Durant, Oladipo show their moves in Goodman League
Further proof of Victor Oladipo's ascension from unheralded DeMatha prospect to the No. 2 overall in the NBA Draft came Sunday night at his former High School - against Kevin Durant.
Look past the high-rising guard's inclusion in the Goodman League Roundball Classic. Even with several future professional peers also on the court and John Wall observing from the sideline, it was Oladipo in the game's spotlight matchup versus the Oklahoma City Thunder star. Durant is the face of D.C. area basketball, not to mention part of an incredibly short list of those considered the best in the NBA.
The local products faced each other throughout, landing basketball-type haymakers via long distance shots, highlight dunks and tight defense until the final buzzer, which came without an actual winner declared. The game ended in a 116-116 tie.
"It was real fun just to go against him [after] growing up watching him play," Oladipo said. "It's just the competitive nature of both of us. He's a great player, one of if not the best player in the league."
The mano-y-mano type scenario developed in the second quarter. On one possession, Oladipo stole the ball from Durant and quickly went into offensive mode with a fast break dunk. Moments later, the Orlando Magic rookie and supposedly suspect perimeter shooter pulled up from just inside half court and drained a 3-pointer.
The 6-foot-11 Durant, who finished with a game-high 40 points, then backed down the 6-foot-3 Oladipo before fading back for a high degree of difficulty 3-pointer at the buzzer.
"I'm happy for him," Durant said of Oladipo. "He worked his way to the top so you've got to respect him. I was going to support him since he came from this area. We've kind of got a brotherhood, everybody in the league that's from this area. I know he's going to do well."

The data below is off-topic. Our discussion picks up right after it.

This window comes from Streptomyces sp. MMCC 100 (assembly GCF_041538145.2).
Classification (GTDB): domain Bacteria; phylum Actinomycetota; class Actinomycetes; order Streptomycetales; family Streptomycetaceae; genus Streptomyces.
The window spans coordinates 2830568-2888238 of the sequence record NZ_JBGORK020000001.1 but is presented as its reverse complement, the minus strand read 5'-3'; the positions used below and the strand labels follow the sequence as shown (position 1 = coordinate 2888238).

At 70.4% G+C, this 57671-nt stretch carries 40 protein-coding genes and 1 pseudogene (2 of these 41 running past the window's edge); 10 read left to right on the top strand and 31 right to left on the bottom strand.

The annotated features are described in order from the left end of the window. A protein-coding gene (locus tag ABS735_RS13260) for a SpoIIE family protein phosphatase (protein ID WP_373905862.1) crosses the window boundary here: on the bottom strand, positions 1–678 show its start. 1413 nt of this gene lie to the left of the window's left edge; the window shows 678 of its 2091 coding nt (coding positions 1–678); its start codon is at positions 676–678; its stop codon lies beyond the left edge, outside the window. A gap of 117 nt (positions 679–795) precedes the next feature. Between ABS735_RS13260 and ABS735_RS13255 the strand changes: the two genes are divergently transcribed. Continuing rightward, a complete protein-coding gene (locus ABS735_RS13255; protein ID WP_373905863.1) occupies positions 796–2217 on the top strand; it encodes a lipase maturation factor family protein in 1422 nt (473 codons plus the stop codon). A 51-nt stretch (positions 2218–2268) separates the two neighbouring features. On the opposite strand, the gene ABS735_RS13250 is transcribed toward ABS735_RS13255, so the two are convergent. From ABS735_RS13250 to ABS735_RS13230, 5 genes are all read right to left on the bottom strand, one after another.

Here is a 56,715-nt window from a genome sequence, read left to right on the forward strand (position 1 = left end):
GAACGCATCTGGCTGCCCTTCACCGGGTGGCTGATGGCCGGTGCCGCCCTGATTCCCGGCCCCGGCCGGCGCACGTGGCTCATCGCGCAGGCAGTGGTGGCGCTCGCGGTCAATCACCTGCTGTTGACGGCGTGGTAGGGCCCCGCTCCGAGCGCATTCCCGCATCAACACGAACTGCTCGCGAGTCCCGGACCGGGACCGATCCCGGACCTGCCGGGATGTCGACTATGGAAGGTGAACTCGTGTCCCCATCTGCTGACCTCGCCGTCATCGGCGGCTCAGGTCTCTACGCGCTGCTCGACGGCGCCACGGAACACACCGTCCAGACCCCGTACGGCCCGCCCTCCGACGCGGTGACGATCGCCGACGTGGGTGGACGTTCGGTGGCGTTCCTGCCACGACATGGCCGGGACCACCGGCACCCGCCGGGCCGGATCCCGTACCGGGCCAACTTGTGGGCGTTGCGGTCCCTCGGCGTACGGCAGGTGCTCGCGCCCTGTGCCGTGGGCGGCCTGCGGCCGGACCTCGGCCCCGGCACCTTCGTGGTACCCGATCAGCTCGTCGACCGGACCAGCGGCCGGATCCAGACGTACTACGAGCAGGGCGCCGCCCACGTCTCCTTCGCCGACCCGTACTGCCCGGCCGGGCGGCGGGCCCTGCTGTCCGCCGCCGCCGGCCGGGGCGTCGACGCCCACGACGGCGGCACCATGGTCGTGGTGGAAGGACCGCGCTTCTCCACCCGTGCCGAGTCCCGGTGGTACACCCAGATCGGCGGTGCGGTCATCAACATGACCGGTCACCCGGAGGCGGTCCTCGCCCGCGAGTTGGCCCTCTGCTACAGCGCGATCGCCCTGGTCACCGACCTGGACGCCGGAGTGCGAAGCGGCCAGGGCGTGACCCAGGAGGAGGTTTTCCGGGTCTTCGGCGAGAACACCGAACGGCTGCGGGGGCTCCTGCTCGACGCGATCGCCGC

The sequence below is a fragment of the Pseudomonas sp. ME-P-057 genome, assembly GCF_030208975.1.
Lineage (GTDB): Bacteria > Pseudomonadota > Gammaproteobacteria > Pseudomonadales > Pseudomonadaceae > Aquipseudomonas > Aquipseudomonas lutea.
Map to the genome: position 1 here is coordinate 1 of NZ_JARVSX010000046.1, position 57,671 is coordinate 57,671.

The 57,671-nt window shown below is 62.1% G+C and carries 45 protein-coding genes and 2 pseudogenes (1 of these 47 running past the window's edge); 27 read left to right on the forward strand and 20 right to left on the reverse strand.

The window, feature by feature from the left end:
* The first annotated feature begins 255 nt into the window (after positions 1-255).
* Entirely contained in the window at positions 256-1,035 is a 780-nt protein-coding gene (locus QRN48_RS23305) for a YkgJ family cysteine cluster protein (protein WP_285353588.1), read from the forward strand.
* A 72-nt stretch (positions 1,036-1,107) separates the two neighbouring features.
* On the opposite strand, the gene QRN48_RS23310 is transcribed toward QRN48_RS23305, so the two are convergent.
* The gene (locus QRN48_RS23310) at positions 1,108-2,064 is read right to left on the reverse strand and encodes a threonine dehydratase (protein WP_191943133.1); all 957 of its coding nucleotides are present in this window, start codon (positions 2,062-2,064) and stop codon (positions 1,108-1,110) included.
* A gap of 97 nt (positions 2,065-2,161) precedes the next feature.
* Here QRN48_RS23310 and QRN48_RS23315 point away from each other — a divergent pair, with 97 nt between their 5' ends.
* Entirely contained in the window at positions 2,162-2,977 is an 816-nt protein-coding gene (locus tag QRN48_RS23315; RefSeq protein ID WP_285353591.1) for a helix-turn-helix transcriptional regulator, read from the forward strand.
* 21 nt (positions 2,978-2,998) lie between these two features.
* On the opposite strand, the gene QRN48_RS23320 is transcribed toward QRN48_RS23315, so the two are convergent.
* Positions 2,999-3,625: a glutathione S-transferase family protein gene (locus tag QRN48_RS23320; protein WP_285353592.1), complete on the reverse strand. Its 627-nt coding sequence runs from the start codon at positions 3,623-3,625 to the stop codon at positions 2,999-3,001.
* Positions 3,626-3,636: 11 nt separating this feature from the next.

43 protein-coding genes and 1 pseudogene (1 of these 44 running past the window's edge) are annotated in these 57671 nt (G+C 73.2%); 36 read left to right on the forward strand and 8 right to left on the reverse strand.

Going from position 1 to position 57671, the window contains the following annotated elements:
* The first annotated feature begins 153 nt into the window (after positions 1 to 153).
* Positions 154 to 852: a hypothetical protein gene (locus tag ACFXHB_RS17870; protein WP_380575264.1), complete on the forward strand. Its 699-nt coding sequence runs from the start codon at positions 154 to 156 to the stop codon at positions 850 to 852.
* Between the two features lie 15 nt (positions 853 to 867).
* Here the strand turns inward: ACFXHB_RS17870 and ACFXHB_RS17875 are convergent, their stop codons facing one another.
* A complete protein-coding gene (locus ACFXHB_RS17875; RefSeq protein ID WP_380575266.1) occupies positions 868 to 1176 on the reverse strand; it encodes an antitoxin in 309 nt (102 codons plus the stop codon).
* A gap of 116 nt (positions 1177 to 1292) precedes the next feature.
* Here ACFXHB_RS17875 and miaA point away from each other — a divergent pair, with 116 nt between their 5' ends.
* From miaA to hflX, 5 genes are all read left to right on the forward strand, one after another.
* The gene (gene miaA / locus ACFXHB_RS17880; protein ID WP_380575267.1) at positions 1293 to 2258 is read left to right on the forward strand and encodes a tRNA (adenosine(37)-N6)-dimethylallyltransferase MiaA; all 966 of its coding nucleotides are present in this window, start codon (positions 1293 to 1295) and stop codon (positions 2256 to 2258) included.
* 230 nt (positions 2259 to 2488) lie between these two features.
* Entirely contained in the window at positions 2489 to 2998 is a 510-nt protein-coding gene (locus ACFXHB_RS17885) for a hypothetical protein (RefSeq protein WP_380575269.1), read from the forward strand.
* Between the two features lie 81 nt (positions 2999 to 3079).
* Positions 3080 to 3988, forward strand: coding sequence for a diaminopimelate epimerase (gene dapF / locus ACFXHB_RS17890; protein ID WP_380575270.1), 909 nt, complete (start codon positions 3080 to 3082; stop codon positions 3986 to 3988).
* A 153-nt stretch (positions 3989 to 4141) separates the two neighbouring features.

Durant scored the final basket at the end quarters one, two and three, but nobody scored a true final basket.
With the score tied in the final seconds, Durant blocked Oladipo's attempt at a game winning 3-pointer. In theory, overtime was up next, but fans who had watched the doubleheader action joined the players on the court and organizers waived the white flag.
"Nobody got hurt so it ended like that," said David Hawkins (Archbishop Carroll/Temple). "I'm sure Kevin was showing [Victor], 'welcome to the NBA' and Victor was repping his home court. It was fun."
Fun, sure, though for Oladipo, surreal is the more apt description.
"It means a lot to me," said the Upper Marlboro native, who finished with 28 points. "I grew up here, basically. I went to school down the street five minutes away. I came to this High School under recruited. To come back and play in this prestigious game after growing up watching games like this with the KD's and the Mike Beasley's and then to play on the same court as them is a blessing."
Other notables included Greg Monroe (Georgetown/Pistons), Thomas Robinson (Eastern/Trailblazers), ex-Wizard Roger Mason (Good Counsel), Austin Freeman (DeMatha/Georgetown). Regardless, especially in these parts, nobody is more notable than Durant is.
"Everybody wants to see Kevin," said Wall, who set next to Durant during the game and spoke with CSNwashington before tipoff.
"He's one of the top two best players in the league," Wall said of Durant. "He's going to do what he do. It's just exciting to be here. Even though I'm not playing, I always come out and show support."
Those in the stands, including Wizards assistant coach Sam Cassell, did not have to wait until the main event for a glimpse of Durant playing. In the preliminary game, the Goodman League held a 15-point halftime lead over their counterparts from the Watts League. Moments after arriving at the gym wearing his customary backpack, Durant surprisingly entered the game of non-pros for Watts. With his hustling, defending and 3-point making ways, Watts won by eight points.
After the main event and in between the picture taking and autograph signing, Durant talked about supporting Oladipo, the latest basketball savant emerging from the D.C. area.
"It's his time. I'm happy for him," Durant said. "It's my job to help pave the way for him like the guys who did that for me. Of the D.C. basketball guys, he's the new face of it. I'm looking forward to seeing him play [in the NBA]."
Oladipo, who faces the Wizards at the Verizon Center on December 2, can't wait to oblige.
"Those guys are proven," Oladipo said." I haven't even played a game yet. I'm just looking forward to going out there."